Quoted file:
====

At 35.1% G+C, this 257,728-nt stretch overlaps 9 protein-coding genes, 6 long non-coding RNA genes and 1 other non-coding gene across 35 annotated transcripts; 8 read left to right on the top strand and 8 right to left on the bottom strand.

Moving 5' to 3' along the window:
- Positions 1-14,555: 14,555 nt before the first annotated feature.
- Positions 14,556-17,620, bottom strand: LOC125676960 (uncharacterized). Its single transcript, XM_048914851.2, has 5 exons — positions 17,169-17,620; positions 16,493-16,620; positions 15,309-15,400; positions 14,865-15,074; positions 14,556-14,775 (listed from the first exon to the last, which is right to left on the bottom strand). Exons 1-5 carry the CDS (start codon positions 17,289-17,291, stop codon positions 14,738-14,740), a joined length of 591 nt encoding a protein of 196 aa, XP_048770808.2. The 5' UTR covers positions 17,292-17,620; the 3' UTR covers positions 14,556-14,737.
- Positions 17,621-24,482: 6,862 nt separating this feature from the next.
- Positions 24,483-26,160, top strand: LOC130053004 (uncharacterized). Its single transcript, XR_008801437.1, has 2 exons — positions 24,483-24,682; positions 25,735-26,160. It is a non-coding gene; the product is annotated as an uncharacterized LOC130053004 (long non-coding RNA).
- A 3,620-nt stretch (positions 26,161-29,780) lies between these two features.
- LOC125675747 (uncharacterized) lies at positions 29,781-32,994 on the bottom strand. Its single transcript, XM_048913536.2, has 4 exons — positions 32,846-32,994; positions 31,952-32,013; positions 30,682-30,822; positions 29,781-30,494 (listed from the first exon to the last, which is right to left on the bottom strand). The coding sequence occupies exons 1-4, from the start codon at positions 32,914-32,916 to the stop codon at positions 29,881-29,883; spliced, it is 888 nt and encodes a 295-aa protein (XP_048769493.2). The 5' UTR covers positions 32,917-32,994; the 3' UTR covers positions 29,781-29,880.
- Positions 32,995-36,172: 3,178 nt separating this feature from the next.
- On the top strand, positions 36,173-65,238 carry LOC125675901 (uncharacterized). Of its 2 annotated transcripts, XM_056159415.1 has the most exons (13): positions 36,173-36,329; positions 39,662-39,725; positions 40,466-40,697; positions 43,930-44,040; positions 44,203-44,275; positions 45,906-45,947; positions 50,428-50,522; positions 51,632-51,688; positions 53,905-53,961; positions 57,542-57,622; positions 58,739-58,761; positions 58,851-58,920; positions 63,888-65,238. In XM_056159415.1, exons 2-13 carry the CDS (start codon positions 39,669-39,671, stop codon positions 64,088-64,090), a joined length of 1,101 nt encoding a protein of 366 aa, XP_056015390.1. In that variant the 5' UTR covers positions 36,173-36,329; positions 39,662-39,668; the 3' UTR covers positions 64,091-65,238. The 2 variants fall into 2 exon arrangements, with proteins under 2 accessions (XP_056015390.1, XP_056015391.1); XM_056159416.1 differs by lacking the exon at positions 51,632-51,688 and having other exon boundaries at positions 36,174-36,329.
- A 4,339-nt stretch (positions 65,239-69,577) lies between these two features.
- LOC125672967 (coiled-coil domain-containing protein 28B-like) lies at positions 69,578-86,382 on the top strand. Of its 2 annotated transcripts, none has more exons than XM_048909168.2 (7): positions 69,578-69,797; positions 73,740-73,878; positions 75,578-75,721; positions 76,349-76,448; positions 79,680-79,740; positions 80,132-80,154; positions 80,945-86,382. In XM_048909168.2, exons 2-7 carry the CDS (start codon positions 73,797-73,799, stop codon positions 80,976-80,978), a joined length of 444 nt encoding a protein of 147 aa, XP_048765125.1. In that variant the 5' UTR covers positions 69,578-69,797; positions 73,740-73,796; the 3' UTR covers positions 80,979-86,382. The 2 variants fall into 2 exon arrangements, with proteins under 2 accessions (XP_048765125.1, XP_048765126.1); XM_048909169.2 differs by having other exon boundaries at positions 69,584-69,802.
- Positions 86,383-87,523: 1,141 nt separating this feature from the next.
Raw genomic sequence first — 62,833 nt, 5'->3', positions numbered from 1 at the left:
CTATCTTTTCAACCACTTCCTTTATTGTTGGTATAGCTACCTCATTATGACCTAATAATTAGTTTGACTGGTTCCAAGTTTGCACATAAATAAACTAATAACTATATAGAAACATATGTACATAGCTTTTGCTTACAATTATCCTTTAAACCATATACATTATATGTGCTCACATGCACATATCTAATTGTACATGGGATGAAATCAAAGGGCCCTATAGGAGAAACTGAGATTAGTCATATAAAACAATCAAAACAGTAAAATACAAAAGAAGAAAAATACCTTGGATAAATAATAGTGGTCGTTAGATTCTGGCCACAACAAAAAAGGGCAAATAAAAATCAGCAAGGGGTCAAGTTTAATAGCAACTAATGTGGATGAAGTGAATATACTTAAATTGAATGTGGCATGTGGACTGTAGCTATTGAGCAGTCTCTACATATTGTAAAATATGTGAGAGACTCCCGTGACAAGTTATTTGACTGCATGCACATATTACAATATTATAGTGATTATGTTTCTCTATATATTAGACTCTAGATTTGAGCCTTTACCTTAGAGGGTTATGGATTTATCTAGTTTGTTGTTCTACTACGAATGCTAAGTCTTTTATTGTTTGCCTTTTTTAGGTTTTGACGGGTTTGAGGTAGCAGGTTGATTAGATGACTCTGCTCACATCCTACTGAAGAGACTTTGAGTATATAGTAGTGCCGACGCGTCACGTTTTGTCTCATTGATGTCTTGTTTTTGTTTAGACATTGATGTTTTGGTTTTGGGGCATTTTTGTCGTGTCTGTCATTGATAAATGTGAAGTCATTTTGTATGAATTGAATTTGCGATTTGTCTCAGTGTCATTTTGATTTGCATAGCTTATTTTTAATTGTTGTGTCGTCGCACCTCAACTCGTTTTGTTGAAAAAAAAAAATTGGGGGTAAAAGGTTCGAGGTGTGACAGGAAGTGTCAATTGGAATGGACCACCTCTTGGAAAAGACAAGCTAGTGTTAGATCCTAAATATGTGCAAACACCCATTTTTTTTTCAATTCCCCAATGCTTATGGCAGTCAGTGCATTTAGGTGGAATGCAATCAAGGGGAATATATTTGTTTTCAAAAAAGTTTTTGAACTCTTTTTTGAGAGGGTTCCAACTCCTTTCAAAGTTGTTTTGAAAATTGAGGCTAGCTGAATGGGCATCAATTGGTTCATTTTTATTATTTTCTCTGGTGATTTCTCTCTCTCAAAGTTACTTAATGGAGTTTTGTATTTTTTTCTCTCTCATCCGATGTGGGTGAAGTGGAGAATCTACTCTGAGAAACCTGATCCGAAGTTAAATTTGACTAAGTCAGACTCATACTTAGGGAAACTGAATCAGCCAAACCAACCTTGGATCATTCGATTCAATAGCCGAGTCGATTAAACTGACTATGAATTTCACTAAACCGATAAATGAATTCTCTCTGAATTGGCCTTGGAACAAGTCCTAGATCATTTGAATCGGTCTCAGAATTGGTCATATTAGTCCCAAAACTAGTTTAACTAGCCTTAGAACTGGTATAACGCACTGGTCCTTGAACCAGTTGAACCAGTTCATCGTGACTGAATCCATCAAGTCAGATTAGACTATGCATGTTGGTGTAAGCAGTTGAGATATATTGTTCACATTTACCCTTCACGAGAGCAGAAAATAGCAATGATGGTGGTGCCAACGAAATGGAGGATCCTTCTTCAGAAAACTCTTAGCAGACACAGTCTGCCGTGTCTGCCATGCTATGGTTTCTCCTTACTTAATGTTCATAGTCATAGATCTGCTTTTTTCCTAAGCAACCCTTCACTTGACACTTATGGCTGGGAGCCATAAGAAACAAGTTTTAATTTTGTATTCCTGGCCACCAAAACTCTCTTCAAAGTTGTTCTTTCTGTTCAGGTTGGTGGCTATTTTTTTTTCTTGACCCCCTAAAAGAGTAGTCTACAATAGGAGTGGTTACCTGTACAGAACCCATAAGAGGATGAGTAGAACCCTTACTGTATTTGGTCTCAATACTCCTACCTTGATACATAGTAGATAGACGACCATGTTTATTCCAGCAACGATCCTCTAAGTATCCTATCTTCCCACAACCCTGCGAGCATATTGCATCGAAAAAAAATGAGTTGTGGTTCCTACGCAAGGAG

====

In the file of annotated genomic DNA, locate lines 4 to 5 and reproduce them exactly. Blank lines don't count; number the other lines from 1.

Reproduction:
- Positions 14,556-17,620, bottom strand: LOC125676960 (uncharacterized). Its single transcript, XM_048914851.2, has 5 exons — positions 17,169-17,620; positions 16,493-16,620; positions 15,309-15,400; positions 14,865-15,074; positions 14,556-14,775 (listed from the first exon to the last, which is right to left on the bottom strand). Exons 1-5 carry the CDS (start codon positions 17,289-17,291, stop codon positions 14,738-14,740), a joined length of 591 nt encoding a protein of 196 aa, XP_048770808.2. The 5' UTR covers positions 17,292-17,620; the 3' UTR covers positions 14,556-14,737.
- Positions 17,621-24,482: 6,862 nt separating this feature from the next.